Whom do Russian protesters blame (and why it matters)?

Katerina Tertytchnaya and Tomila Lankina, 20 September 2016

In recent years, economic hardship in Russia has led to an increase in industrial and socioeconomic protest activity across regions. Protests over wage arrears, strikes and hunger strikes were particularly prominent in the first 8 months of the current year. And although the Russian Communist Party (KPRF) is particularly active in coordinating protest events across Russia’s regions, many protest events are spontaneous and grass-roots based. Overall, beyond labor protests, Russians appear very concerned about housing issues and the increase in prices for services such as transport. In this post we analyze variation in protest activity over time and across types of protests to study whom protesters pursuing various causes blame. We do so by studying where protest events take place (for example, whether they take place in front of the local town hall or regional parliament), the slogans and expressions protesters use, the images and text on their placards and posters, as well as journalistic descriptions of the events. Protest data for this analysis are harvested from namarsh.ru. Focusing on blame attribution during protest events in order to understand public opinion has several advantages over employing more abstract concepts like economic voting patterns. (On the question and analysis of Russian protests in recent years, see a report by CEPR). The protest categories we employ here further allow us to study patterns of blame attribution depending on the causes advanced in each of the events.

The evidence provided below suggests that although regional socio-economic unrest is on the rise across Russia, protesters do not generally attribute blame to the national government or regime. Protest events remain local, mainly targeting factory managers or regional authorities. In several cases that we recorded, protesters addressed their grievances to federal authorities in order to find a solution to specific problems; yet, that does not necessarily mean that protesters regard the regime itself as part of the problem. Farmers from Krasnodar, for example, declared in March 2016 that they would march to Moscow to communicate their demands to the President himself. A group of children protesting in support of the Dubki park in Moscow also made headlines for addressing their demands to “Uncle Volodya.”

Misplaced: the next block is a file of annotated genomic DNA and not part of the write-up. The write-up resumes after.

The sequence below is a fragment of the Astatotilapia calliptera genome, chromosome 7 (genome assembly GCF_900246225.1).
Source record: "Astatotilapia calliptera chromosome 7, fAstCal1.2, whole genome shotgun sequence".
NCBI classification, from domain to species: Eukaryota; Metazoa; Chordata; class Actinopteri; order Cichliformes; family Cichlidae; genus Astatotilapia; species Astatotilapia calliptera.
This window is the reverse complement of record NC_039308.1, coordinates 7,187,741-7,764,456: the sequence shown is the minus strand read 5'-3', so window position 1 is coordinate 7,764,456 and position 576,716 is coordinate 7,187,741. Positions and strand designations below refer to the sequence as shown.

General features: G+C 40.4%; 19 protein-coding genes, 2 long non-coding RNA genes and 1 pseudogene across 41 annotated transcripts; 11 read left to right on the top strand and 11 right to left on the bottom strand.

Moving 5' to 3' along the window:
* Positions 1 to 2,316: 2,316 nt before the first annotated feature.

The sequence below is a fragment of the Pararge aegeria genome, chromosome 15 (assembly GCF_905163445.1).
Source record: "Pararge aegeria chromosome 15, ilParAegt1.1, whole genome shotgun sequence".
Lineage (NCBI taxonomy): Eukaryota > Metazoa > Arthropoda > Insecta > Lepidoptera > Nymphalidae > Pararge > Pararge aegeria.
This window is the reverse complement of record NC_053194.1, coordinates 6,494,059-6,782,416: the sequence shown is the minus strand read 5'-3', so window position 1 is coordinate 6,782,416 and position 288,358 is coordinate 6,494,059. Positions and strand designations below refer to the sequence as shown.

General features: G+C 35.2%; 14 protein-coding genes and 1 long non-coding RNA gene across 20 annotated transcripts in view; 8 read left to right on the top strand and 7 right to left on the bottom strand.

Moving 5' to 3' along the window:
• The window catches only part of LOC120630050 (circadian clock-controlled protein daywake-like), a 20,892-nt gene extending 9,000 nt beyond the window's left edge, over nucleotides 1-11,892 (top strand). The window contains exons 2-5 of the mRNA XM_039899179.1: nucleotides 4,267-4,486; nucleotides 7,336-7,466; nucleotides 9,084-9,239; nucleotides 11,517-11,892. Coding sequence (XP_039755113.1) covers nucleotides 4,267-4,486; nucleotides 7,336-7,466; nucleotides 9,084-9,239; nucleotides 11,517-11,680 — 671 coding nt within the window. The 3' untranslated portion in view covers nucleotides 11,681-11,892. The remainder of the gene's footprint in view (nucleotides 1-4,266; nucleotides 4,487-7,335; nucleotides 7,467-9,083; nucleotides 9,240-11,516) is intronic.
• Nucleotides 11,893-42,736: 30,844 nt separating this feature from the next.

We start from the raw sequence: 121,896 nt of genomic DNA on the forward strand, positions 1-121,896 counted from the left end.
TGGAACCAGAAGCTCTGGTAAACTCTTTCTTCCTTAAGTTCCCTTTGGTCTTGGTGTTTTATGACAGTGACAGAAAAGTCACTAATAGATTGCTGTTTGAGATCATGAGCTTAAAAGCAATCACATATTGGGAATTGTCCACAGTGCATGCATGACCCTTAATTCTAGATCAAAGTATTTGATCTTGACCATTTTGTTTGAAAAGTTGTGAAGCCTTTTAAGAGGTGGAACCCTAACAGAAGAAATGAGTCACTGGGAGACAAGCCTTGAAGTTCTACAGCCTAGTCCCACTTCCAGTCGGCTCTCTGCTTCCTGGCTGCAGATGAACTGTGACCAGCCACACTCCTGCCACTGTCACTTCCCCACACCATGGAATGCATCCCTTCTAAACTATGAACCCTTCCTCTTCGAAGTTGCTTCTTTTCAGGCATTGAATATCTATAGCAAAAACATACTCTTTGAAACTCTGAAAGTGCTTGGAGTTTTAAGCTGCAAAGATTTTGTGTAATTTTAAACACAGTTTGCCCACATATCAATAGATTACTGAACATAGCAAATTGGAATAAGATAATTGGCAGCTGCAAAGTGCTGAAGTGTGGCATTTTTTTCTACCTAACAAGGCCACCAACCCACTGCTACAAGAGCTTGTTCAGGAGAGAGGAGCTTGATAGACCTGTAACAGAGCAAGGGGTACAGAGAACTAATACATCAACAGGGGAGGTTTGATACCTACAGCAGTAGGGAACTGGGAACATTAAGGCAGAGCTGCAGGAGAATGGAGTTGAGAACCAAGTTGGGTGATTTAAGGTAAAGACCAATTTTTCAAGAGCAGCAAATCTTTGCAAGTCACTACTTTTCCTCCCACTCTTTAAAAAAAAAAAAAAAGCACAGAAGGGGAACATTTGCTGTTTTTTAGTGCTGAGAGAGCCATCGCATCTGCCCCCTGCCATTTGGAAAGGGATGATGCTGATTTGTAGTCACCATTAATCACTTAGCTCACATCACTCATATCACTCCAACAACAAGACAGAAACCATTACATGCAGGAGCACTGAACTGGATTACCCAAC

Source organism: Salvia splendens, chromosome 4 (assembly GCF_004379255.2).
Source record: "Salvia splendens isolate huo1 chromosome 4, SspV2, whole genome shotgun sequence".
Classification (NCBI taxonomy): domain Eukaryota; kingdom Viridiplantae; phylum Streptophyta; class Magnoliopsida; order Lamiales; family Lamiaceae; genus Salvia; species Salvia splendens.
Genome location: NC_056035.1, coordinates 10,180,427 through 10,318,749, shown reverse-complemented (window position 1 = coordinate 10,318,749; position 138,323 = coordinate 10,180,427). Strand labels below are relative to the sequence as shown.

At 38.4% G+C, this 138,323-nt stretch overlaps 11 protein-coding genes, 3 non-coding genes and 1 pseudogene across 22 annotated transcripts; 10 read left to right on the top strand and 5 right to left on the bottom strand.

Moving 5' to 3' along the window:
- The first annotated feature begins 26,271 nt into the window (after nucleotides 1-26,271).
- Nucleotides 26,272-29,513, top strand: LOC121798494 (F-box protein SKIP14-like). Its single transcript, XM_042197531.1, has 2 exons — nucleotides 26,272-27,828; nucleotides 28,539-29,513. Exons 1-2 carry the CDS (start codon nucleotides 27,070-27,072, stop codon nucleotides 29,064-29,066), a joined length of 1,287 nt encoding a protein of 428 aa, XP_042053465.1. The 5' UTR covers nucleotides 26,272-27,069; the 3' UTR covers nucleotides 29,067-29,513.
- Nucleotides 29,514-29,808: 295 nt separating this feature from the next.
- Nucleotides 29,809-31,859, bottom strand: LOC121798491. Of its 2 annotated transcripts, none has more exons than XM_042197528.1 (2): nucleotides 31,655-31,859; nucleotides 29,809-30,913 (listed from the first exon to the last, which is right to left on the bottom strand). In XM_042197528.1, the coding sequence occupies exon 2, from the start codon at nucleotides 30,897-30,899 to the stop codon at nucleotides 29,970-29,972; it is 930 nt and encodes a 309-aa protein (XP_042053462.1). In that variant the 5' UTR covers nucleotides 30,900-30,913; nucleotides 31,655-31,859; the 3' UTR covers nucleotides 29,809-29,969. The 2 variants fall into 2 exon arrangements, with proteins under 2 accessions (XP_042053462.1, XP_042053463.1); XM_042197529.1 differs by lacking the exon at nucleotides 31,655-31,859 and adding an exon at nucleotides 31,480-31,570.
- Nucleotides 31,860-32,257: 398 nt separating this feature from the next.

In conclusion, evidence suggests that albeit on the rise, socioeconomic unrest may not straightforwardly lead to significantly reduced levels of presidential approval. The attribution of blame to regional and local authorities may be indicative of the success of the federal authorities’ strategy of deflecting blame for economic deterioration and the resulting socio-economic hardships experienced by Russia’s citizens. It is important to study patterns of regional unrest in the months to come in order to conclude whether over time, socio-economic protests will be indeed politicized.

Figure 1: Monthly Protest Event Count (July 2012-August 2016)

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Notes: Columns present the monthly frequency of all protest events that take place across Russia

Figure 2: Political and Socioeconomic protests (July 2012-August 2016)

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Notes: Columns present the monthly frequency of political and socio-economic protest events that take place across Russia. Political protest events are coloured in light grey and socio-economic ones in black. The socio-economic category also describes various types of labor protests.

Figure 3: Variation in Targets of Blame (January–August 2016)

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Notes: Columns present the proportion of protest events targeting: (i) employers/ factory managers; (ii) local and regional authorities; and (iii) federal authorities (the President, PM, government ministers). Protests are disaggregated by categories. The ‘other’ protest category captures legal and environmental protest events.

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